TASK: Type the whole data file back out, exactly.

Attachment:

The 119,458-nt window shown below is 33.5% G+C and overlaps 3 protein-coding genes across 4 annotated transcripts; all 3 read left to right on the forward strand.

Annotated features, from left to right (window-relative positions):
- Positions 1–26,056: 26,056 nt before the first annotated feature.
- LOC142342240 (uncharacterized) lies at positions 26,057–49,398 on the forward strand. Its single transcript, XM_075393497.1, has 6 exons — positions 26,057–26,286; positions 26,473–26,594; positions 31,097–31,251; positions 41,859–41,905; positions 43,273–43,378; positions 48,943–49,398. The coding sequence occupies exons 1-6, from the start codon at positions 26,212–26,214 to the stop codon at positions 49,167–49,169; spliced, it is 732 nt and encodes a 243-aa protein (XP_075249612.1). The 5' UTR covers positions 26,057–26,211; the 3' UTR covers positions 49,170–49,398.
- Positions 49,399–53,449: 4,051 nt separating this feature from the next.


The 119,458-nt window shown below is 33.5% G+C and overlaps 3 protein-coding genes across 4 annotated transcripts; all 3 read left to right on the forward strand.

Annotated features, from left to right (window-relative positions):
- Positions 1–26,056: 26,056 nt before the first annotated feature.
- LOC142342240 (uncharacterized) lies at positions 26,057–49,398 on the forward strand. Its single transcript, XM_075393497.1, has 6 exons — positions 26,057–26,286; positions 26,473–26,594; positions 31,097–31,251; positions 41,859–41,905; positions 43,273–43,378; positions 48,943–49,398. The coding sequence occupies exons 1-6, from the start codon at positions 26,212–26,214 to the stop codon at positions 49,167–49,169; spliced, it is 732 nt and encodes a 243-aa protein (XP_075249612.1). The 5' UTR covers positions 26,057–26,211; the 3' UTR covers positions 49,170–49,398.
- Positions 49,399–53,449: 4,051 nt separating this feature from the next.